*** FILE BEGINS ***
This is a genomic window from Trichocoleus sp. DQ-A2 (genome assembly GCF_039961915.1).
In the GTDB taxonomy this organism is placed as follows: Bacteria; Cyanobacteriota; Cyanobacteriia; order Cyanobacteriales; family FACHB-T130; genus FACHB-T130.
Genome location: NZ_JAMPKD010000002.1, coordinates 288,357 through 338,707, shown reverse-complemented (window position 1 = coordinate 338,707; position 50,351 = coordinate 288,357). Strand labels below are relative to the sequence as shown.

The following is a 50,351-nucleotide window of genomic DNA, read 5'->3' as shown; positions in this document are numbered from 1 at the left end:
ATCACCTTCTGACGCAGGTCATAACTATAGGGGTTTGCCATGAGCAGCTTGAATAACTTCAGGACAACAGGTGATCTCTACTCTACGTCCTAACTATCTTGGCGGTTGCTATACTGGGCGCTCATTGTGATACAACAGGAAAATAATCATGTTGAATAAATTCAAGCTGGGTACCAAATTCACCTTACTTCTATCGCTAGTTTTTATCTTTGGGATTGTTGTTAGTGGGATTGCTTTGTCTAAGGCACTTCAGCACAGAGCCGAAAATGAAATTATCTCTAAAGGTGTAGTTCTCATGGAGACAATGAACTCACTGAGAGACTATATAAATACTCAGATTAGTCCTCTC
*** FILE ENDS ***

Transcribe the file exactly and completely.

This is a genomic window from Trichocoleus sp. DQ-A2 (genome assembly GCF_039961915.1).
In the GTDB taxonomy this organism is placed as follows: Bacteria; Cyanobacteriota; Cyanobacteriia; order Cyanobacteriales; family FACHB-T130; genus FACHB-T130.
Genome location: NZ_JAMPKD010000002.1, coordinates 288,357 through 338,707, shown reverse-complemented (window position 1 = coordinate 338,707; position 50,351 = coordinate 288,357). Strand labels below are relative to the sequence as shown.

The following is a 50,351-nucleotide window of genomic DNA, read 5'->3' as shown; positions in this document are numbered from 1 at the left end:
ATCACCTTCTGACGCAGGTCATAACTATAGGGGTTTGCCATGAGCAGCTTGAATAACTTCAGGACAACAGGTGATCTCTACTCTACGTCCTAACTATCTTGGCGGTTGCTATACTGGGCGCTCATTGTGATACAACAGGAAAATAATCATGTTGAATAAATTCAAGCTGGGTACCAAATTCACCTTACTTCTATCGCTAGTTTTTATCTTTGGGATTGTTGTTAGTGGGATTGCTTTGTCTAAGGCACTTCAGCACAGAGCCGAAAATGAAATTATCTCTAAAGGTGTAGTTCTCATGGAGACAATGAACTCACTGAGAGACTATATAAATACTCAGATTAGTCCTCTC